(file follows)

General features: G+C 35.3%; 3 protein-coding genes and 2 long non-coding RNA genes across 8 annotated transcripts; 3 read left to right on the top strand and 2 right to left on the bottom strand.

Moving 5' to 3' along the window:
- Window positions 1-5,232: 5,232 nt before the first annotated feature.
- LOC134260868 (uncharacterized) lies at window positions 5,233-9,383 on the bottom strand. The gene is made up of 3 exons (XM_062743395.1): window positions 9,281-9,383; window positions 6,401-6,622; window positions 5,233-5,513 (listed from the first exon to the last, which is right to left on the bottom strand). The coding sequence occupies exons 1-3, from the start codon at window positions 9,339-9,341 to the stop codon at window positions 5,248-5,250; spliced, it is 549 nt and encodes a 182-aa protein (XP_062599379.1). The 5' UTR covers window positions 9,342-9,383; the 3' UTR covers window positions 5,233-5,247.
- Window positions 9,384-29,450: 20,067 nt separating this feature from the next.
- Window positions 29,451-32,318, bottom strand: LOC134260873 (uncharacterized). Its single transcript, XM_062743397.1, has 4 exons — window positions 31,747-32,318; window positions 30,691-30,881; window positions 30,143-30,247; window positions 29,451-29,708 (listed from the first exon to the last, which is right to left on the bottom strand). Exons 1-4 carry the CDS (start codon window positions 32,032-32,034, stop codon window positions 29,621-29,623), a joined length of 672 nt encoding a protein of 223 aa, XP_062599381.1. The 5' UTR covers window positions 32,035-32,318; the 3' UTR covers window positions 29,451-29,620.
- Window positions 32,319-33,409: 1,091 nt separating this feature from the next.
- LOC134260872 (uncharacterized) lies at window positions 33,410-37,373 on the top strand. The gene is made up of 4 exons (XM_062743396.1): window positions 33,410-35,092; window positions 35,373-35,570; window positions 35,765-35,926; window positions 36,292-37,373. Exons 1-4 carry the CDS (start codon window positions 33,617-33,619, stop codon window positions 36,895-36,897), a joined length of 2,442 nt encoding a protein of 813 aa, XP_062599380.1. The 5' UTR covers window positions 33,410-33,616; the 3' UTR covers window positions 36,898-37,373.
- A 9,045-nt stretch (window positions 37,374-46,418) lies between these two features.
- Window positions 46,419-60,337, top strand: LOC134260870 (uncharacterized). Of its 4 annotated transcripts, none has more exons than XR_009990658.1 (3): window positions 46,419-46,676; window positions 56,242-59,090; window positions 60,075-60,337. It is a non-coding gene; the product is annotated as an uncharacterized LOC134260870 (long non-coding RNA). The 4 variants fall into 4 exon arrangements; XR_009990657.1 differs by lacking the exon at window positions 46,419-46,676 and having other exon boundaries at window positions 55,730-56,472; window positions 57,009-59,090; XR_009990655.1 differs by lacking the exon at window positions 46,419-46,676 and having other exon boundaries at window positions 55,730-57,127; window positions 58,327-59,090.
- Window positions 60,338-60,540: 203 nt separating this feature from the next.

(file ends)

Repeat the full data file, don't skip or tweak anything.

General features: G+C 35.3%; 3 protein-coding genes and 2 long non-coding RNA genes across 8 annotated transcripts; 3 read left to right on the top strand and 2 right to left on the bottom strand.

Moving 5' to 3' along the window:
- Window positions 1-5,232: 5,232 nt before the first annotated feature.
- LOC134260868 (uncharacterized) lies at window positions 5,233-9,383 on the bottom strand. The gene is made up of 3 exons (XM_062743395.1): window positions 9,281-9,383; window positions 6,401-6,622; window positions 5,233-5,513 (listed from the first exon to the last, which is right to left on the bottom strand). The coding sequence occupies exons 1-3, from the start codon at window positions 9,339-9,341 to the stop codon at window positions 5,248-5,250; spliced, it is 549 nt and encodes a 182-aa protein (XP_062599379.1). The 5' UTR covers window positions 9,342-9,383; the 3' UTR covers window positions 5,233-5,247.
- Window positions 9,384-29,450: 20,067 nt separating this feature from the next.
- Window positions 29,451-32,318, bottom strand: LOC134260873 (uncharacterized). Its single transcript, XM_062743397.1, has 4 exons — window positions 31,747-32,318; window positions 30,691-30,881; window positions 30,143-30,247; window positions 29,451-29,708 (listed from the first exon to the last, which is right to left on the bottom strand). Exons 1-4 carry the CDS (start codon window positions 32,032-32,034, stop codon window positions 29,621-29,623), a joined length of 672 nt encoding a protein of 223 aa, XP_062599381.1. The 5' UTR covers window positions 32,035-32,318; the 3' UTR covers window positions 29,451-29,620.
- Window positions 32,319-33,409: 1,091 nt separating this feature from the next.
- LOC134260872 (uncharacterized) lies at window positions 33,410-37,373 on the top strand. The gene is made up of 4 exons (XM_062743396.1): window positions 33,410-35,092; window positions 35,373-35,570; window positions 35,765-35,926; window positions 36,292-37,373. Exons 1-4 carry the CDS (start codon window positions 33,617-33,619, stop codon window positions 36,895-36,897), a joined length of 2,442 nt encoding a protein of 813 aa, XP_062599380.1. The 5' UTR covers window positions 33,410-33,616; the 3' UTR covers window positions 36,898-37,373.
- A 9,045-nt stretch (window positions 37,374-46,418) lies between these two features.
- Window positions 46,419-60,337, top strand: LOC134260870 (uncharacterized). Of its 4 annotated transcripts, none has more exons than XR_009990658.1 (3): window positions 46,419-46,676; window positions 56,242-59,090; window positions 60,075-60,337. It is a non-coding gene; the product is annotated as an uncharacterized LOC134260870 (long non-coding RNA). The 4 variants fall into 4 exon arrangements; XR_009990657.1 differs by lacking the exon at window positions 46,419-46,676 and having other exon boundaries at window positions 55,730-56,472; window positions 57,009-59,090; XR_009990655.1 differs by lacking the exon at window positions 46,419-46,676 and having other exon boundaries at window positions 55,730-57,127; window positions 58,327-59,090.
- Window positions 60,338-60,540: 203 nt separating this feature from the next.